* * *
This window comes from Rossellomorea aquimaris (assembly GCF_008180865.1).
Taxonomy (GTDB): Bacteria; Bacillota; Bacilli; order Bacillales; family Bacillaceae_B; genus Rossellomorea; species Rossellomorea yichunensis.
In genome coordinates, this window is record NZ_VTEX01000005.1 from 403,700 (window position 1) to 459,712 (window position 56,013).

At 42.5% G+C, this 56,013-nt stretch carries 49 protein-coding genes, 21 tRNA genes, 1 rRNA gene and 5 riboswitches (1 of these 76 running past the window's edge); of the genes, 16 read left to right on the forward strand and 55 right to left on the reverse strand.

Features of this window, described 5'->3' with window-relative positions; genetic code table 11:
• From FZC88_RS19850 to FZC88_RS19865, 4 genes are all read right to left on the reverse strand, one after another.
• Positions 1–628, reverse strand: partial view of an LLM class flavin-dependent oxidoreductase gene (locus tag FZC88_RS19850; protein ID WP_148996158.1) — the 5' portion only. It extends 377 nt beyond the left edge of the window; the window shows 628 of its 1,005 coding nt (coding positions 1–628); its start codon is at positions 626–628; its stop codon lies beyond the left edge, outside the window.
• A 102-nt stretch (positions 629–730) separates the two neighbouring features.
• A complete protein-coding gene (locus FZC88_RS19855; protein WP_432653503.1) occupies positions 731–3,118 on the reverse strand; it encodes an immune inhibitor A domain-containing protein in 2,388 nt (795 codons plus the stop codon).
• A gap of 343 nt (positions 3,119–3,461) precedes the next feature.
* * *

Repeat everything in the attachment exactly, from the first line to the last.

This window comes from Rossellomorea aquimaris (assembly GCF_008180865.1).
Taxonomy (GTDB): Bacteria; Bacillota; Bacilli; order Bacillales; family Bacillaceae_B; genus Rossellomorea; species Rossellomorea yichunensis.
In genome coordinates, this window is record NZ_VTEX01000005.1 from 403,700 (window position 1) to 459,712 (window position 56,013).

At 42.5% G+C, this 56,013-nt stretch carries 49 protein-coding genes, 21 tRNA genes, 1 rRNA gene and 5 riboswitches (1 of these 76 running past the window's edge); of the genes, 16 read left to right on the forward strand and 55 right to left on the reverse strand.

Features of this window, described 5'->3' with window-relative positions; genetic code table 11:
• From FZC88_RS19850 to FZC88_RS19865, 4 genes are all read right to left on the reverse strand, one after another.
• Positions 1–628, reverse strand: partial view of an LLM class flavin-dependent oxidoreductase gene (locus tag FZC88_RS19850; protein ID WP_148996158.1) — the 5' portion only. It extends 377 nt beyond the left edge of the window; the window shows 628 of its 1,005 coding nt (coding positions 1–628); its start codon is at positions 626–628; its stop codon lies beyond the left edge, outside the window.
• A 102-nt stretch (positions 629–730) separates the two neighbouring features.
• A complete protein-coding gene (locus FZC88_RS19855; protein WP_432653503.1) occupies positions 731–3,118 on the reverse strand; it encodes an immune inhibitor A domain-containing protein in 2,388 nt (795 codons plus the stop codon).
• A gap of 343 nt (positions 3,119–3,461) precedes the next feature.